Pic: Emma Capp
In an Opinion article published in the Mercury last Thursday, long-time forestry campaigner previously with Forest Industries Association of Tasmania and a former Labor Minister in the 1980s under Doug Lowe and Harry Holgate, [b]Julian Amos[/b] explained why a forest peace agreement was still Mission Impossible.
[i]”In my books, the end of the month [October] will come without any agreement and so the players are warned – there will need to be a Plan B.”[/i]
[i]”The competing claims cannot be reconciled”[/i], Mr Amos says and he gives his reasoning based on contested wood supply and contested conservation.
According to Mr Amos there are too many unresolved issues remaining – Forestry Tasmania’s restructure as agreed by the Labor-Green cabinet and no guarantee that conservation groups outside the negotiations will abide by any agreement and stop forest protect actions.
In effect Mr Amos is again reiterating the message by FIAT CEO, Terry Edwards and former Premier Labor Paul Lennon.
Belling an old feral cat – Gunns Ltd
Gunns is now a proverbial dead cat that didn’t bounce; not even once!
[i]“Gunns was FT’s major customer for native forest product – it took about 145,000 of the 300,000 cubic metres of sawlogs each year.”[/i]
The 300,000 cubic metres of sawlog from native forest was a mandated minimum annual harvest agreed to under the RFA signed in 1997. The Commonwealth Government compensated Gunns over $23 million for surrendering their Wood Supply.
Mr Amos joins up his dots:
[i]“Gunns decision to withdraw was made for a variety of reasons, not the least being Gunns’ desire to obtain a ‘Social Licence’ for its pulp mill proposal in the Tamar. … Gunns was a major grower of plantation timber on private land; these plantations were grown specifically for pulp timber.”[/i]
As Mr Amos details the decision to stop native forest harvesting had ‘serious consequences’ not only for their company’s mills, workers and contractors, but for the whole forestry sector.
Gunns Ltd is now in receivership and administration with debts well over half a billion dollars. The value of the pulp mill permits remains untested in the Market and the proposal is still without a ‘Social Licence’.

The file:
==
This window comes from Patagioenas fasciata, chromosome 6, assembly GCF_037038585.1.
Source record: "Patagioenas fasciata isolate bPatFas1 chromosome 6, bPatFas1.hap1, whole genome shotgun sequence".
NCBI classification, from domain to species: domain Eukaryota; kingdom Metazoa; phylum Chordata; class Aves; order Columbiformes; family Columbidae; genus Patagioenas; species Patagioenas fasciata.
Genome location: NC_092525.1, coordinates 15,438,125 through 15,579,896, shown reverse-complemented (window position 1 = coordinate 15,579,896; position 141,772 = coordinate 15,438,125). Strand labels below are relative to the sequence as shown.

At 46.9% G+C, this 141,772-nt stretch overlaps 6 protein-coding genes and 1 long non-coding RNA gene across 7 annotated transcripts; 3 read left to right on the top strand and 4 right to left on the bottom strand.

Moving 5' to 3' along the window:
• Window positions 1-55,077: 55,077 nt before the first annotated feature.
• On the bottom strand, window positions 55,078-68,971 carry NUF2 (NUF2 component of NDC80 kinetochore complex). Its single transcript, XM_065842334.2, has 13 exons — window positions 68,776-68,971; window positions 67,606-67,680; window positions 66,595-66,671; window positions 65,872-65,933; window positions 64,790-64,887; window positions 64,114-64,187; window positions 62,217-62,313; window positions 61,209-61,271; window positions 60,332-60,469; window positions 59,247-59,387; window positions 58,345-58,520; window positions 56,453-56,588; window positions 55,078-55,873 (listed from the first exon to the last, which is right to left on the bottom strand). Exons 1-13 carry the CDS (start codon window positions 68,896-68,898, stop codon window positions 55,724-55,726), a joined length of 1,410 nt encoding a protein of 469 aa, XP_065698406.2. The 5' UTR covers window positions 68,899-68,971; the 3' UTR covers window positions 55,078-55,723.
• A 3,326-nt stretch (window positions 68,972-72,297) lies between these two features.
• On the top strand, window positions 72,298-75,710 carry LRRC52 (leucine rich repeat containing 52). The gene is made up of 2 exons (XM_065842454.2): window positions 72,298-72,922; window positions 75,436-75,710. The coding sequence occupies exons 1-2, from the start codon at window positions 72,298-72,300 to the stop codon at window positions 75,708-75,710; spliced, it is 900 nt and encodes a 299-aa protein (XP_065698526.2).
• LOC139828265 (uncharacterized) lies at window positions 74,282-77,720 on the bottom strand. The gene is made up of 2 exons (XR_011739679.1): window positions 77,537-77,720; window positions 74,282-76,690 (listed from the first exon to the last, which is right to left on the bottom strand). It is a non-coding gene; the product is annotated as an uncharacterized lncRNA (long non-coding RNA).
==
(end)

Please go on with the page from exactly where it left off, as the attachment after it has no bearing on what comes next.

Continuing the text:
Belling another feral cat – Forestry Tasmania
[i]“At the time Gunns withdraw from native forest logging in 2010, FT had about 1,500,000 hectares under management – 700,000 hectares was for wood products; the rest [800,000 hectares] in reserves… .The forestry industry sought a guarantee that sawlog supply would be retained at 155,000 cubic metres per year, the amount of timber that FT was still under contract to supply.”[/i]
Here’s the crude maths based on Mr Amos’ numbers:
Annual Wood Supply from Public Forests administered by Forestry Tasmania: 300,000 cubic metres [RFA guaranteed minimum] – 145,000M3 [Gunns] = 155,000M3 [remaining for Tasmanian mills]
Current Public Forest administered by Forestry Tasmania: 1,500,000 hectares [Public Forest] – 700,000 ha. [in informal reserves] = 800,000 ha. [Wood production]
Proposed Public Forest administered by Forestry Tasmania: 1,500,000 hectares [Public Forest] – 572,000 ha. [proposed permanent reservation] = 928,000 ha. [Wood production]
Despite the maths, Mr Amos maintains: [i]“These competing claims simply cannot be reconciled. The remaining native forest [b]cannot[/b] supply the necessary volumes of sawlogs and nor can the plantations for the reasons mentioned previously [i.e. they are trees for pulp].”[/i]
If this agreement was just about the sawlog wood supply – based on Mr Amos’ maths – then it could be done and dusted. But the elephant in Tasmania’s forests remains Ta Ann. Interestingly Mr Amos avoids all mention of the 265,000 cubic metres of high quality peeler billets which must be annually supplied through FT to Ta Ann Tasmania’s two veneer mills. Ta Ann’s tightly specified Wood Supply agreements with FT are available until 2027.
Mr Amos – as the public spokesperson for the forestry interests – states that [i] “the parties will never be able to come to an agreement.”[/i]
The ‘serious consequences’ of the Gunns meltdown have completely sidelined the forestry negotiations, but neither side will give up their contested ambits and Ta Ann remains the Asian Elephant wanting the biggest slice of our mature native forests on public land.
Lest we forget!
[Reference: Julian Amos: Talking Point – A splintered branch of Peace, The Mercury 11 October 2012]
• And, Potted summary of forestry in Tasmania
TASMANIA: DIVIDED STATE
The announcement last month by Tasmania’s biggest timber company, Gunns, that it was going into voluntary administration is the latest episode in an apparent fight to the death between conservationists and the timber industry in Tasmania. Rear Vision looks at the background to the battle over Tasmania’s trees.
Dr John Young, Honorary Research Associate
School of Geography and Environmental Studies
University of Tasmania
Dr Jacki Schirmer, Senior Research Fellow
Centre for Research and Action in Public Health
University of Canberra
Dr John Dargavel, Visiting Fellow
Fenner School of Environment and Society
Australian National University